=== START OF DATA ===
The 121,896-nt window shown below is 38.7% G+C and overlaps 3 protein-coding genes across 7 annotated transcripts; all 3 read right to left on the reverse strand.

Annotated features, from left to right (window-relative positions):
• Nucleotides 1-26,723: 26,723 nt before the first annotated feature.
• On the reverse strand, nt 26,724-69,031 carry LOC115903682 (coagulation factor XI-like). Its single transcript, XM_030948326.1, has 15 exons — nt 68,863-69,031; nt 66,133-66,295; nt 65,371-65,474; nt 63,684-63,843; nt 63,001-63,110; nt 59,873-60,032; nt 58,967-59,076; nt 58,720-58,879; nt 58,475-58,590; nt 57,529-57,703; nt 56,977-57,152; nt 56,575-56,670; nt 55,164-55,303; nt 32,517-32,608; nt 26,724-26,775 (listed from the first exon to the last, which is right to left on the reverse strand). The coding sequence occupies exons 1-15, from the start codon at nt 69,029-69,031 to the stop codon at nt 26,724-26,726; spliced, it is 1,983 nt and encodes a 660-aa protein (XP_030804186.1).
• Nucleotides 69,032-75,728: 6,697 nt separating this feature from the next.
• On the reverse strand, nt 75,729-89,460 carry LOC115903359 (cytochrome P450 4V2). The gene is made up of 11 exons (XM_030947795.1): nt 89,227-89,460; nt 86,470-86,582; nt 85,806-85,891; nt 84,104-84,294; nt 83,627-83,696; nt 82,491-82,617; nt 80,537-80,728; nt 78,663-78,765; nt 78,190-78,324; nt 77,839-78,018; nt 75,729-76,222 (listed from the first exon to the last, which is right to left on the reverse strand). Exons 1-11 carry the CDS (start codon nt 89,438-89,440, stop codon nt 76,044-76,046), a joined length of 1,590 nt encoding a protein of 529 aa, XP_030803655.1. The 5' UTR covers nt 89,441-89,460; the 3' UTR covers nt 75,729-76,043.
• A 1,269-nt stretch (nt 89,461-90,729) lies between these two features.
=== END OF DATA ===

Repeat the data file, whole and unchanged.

The 121,896-nt window shown below is 38.7% G+C and overlaps 3 protein-coding genes across 7 annotated transcripts; all 3 read right to left on the reverse strand.

Annotated features, from left to right (window-relative positions):
• Nucleotides 1-26,723: 26,723 nt before the first annotated feature.
• On the reverse strand, nt 26,724-69,031 carry LOC115903682 (coagulation factor XI-like). Its single transcript, XM_030948326.1, has 15 exons — nt 68,863-69,031; nt 66,133-66,295; nt 65,371-65,474; nt 63,684-63,843; nt 63,001-63,110; nt 59,873-60,032; nt 58,967-59,076; nt 58,720-58,879; nt 58,475-58,590; nt 57,529-57,703; nt 56,977-57,152; nt 56,575-56,670; nt 55,164-55,303; nt 32,517-32,608; nt 26,724-26,775 (listed from the first exon to the last, which is right to left on the reverse strand). The coding sequence occupies exons 1-15, from the start codon at nt 69,029-69,031 to the stop codon at nt 26,724-26,726; spliced, it is 1,983 nt and encodes a 660-aa protein (XP_030804186.1).
• Nucleotides 69,032-75,728: 6,697 nt separating this feature from the next.
• On the reverse strand, nt 75,729-89,460 carry LOC115903359 (cytochrome P450 4V2). The gene is made up of 11 exons (XM_030947795.1): nt 89,227-89,460; nt 86,470-86,582; nt 85,806-85,891; nt 84,104-84,294; nt 83,627-83,696; nt 82,491-82,617; nt 80,537-80,728; nt 78,663-78,765; nt 78,190-78,324; nt 77,839-78,018; nt 75,729-76,222 (listed from the first exon to the last, which is right to left on the reverse strand). Exons 1-11 carry the CDS (start codon nt 89,438-89,440, stop codon nt 76,044-76,046), a joined length of 1,590 nt encoding a protein of 529 aa, XP_030803655.1. The 5' UTR covers nt 89,441-89,460; the 3' UTR covers nt 75,729-76,043.
• A 1,269-nt stretch (nt 89,461-90,729) lies between these two features.